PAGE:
Investor confidence in

Citigroup's

(C) - Get Report

new

bailout deal with the government

is palpable.

You can feel it in the 30% drop in Citi shares today. Yes indeed. This plan certainly "removes uncertainty and restores investor confidence," just like the bank said it would.

Congratulations to both the bank and the government. Problem solved. Now on to

AIG

(AIG) - Get Report

with this plan.

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What's not to like about swapping the government's preferred shares for common stock? Now that the so-called tangible common equity is shored up, things are looking good. You know about TCE, right? (Here's a little

primer on TCE

just in case).

This is big. If you're a Citi investor, you should be relieved, according to the bank. Why aren't you relieved?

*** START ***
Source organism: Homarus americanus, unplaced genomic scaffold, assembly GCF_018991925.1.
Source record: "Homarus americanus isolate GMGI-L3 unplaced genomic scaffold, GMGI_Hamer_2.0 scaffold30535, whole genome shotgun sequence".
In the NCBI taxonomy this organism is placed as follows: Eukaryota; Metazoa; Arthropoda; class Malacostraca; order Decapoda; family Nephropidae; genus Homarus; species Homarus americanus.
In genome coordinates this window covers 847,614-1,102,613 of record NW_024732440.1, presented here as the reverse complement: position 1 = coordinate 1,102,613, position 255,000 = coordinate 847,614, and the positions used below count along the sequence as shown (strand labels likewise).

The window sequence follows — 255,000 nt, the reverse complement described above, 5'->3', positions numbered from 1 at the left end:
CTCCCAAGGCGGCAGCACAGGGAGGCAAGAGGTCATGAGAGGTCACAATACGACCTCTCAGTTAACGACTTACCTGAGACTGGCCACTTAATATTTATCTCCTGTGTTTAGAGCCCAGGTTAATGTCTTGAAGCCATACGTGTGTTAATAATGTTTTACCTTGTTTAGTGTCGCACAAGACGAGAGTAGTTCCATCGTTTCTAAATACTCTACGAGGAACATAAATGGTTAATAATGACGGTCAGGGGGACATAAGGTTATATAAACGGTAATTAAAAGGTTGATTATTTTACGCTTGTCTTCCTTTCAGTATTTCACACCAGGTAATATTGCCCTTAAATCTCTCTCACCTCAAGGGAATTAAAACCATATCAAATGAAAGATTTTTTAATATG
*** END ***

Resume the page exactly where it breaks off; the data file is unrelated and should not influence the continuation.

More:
It must be befuddling to the geniuses behind this plan. But I'm sure investors will come around eventually and put their faith in TCE.

No need to worry about the bank's fundamentals. Forget about that revised $27.7 billion loss for 2008. No need to be concerned about taxpayer bailout money being beholden to the whims of the market. Nothing to worry about here, folks. Citi's problems are solved.

It's all about the TCE.

Hall is the editor of

TheStreet.com

. Previously, he served as deputy editor and chief innovation officer at

The Orange County Register

and as a news manager at

Bloomberg News

in Frankfurt, Amsterdam and Washington, D.C. As a reporter, he covered business and financial markets, worked in both print and television in the U.S. and Europe, and conducted in-depth investigative coverage at

The Journal-Gazette

in Fort Wayne, Ind. His work also has been published in a variety of newspapers including

The Wall Street Journal

,

The New York Times

and

International Herald Tribune

. Hall received a bachelor�s degree in journalism and political science from The Ohio State University and has taken graduate management science courses at Boston University.